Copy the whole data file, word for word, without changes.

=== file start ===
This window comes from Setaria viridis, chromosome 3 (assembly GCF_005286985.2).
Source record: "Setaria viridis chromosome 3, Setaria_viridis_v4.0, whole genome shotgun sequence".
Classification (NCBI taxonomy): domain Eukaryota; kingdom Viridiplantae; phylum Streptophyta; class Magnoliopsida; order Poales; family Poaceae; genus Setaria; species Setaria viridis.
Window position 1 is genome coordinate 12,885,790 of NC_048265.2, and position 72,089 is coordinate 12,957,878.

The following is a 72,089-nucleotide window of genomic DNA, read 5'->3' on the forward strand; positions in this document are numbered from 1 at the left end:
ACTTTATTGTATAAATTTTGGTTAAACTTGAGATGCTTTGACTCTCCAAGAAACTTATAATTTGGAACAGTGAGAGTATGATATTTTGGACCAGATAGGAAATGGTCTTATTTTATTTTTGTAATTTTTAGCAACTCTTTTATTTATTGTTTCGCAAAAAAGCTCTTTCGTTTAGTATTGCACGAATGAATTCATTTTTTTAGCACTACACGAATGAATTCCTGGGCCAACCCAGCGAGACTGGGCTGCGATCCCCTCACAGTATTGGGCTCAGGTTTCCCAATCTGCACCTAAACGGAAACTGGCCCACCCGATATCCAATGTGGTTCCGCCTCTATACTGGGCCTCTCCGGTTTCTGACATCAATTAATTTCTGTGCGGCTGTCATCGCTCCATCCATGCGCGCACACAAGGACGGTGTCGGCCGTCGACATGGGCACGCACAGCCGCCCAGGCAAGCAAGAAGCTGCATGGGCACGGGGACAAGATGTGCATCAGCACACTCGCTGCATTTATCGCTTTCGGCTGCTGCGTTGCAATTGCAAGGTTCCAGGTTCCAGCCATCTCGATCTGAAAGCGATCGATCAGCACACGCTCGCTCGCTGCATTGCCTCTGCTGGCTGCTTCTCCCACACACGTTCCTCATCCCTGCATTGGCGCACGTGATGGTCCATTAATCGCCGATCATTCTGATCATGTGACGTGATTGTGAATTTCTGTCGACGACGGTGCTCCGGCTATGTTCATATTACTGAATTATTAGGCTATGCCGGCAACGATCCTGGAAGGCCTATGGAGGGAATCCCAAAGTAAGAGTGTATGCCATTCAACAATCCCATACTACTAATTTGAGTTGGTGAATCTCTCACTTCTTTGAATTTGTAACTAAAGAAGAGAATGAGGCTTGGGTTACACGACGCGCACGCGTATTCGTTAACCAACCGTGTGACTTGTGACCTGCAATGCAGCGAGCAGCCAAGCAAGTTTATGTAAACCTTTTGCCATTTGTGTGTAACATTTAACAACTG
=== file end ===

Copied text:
This window comes from Setaria viridis, chromosome 3 (assembly GCF_005286985.2).
Source record: "Setaria viridis chromosome 3, Setaria_viridis_v4.0, whole genome shotgun sequence".
Classification (NCBI taxonomy): domain Eukaryota; kingdom Viridiplantae; phylum Streptophyta; class Magnoliopsida; order Poales; family Poaceae; genus Setaria; species Setaria viridis.
Window position 1 is genome coordinate 12,885,790 of NC_048265.2, and position 72,089 is coordinate 12,957,878.

The following is a 72,089-nucleotide window of genomic DNA, read 5'->3' on the forward strand; positions in this document are numbered from 1 at the left end:
ACTTTATTGTATAAATTTTGGTTAAACTTGAGATGCTTTGACTCTCCAAGAAACTTATAATTTGGAACAGTGAGAGTATGATATTTTGGACCAGATAGGAAATGGTCTTATTTTATTTTTGTAATTTTTAGCAACTCTTTTATTTATTGTTTCGCAAAAAAGCTCTTTCGTTTAGTATTGCACGAATGAATTCATTTTTTTAGCACTACACGAATGAATTCCTGGGCCAACCCAGCGAGACTGGGCTGCGATCCCCTCACAGTATTGGGCTCAGGTTTCCCAATCTGCACCTAAACGGAAACTGGCCCACCCGATATCCAATGTGGTTCCGCCTCTATACTGGGCCTCTCCGGTTTCTGACATCAATTAATTTCTGTGCGGCTGTCATCGCTCCATCCATGCGCGCACACAAGGACGGTGTCGGCCGTCGACATGGGCACGCACAGCCGCCCAGGCAAGCAAGAAGCTGCATGGGCACGGGGACAAGATGTGCATCAGCACACTCGCTGCATTTATCGCTTTCGGCTGCTGCGTTGCAATTGCAAGGTTCCAGGTTCCAGCCATCTCGATCTGAAAGCGATCGATCAGCACACGCTCGCTCGCTGCATTGCCTCTGCTGGCTGCTTCTCCCACACACGTTCCTCATCCCTGCATTGGCGCACGTGATGGTCCATTAATCGCCGATCATTCTGATCATGTGACGTGATTGTGAATTTCTGTCGACGACGGTGCTCCGGCTATGTTCATATTACTGAATTATTAGGCTATGCCGGCAACGATCCTGGAAGGCCTATGGAGGGAATCCCAAAGTAAGAGTGTATGCCATTCAACAATCCCATACTACTAATTTGAGTTGGTGAATCTCTCACTTCTTTGAATTTGTAACTAAAGAAGAGAATGAGGCTTGGGTTACACGACGCGCACGCGTATTCGTTAACCAACCGTGTGACTTGTGACCTGCAATGCAGCGAGCAGCCAAGCAAGTTTATGTAAACCTTTTGCCATTTGTGTGTAACATTTAACAACTG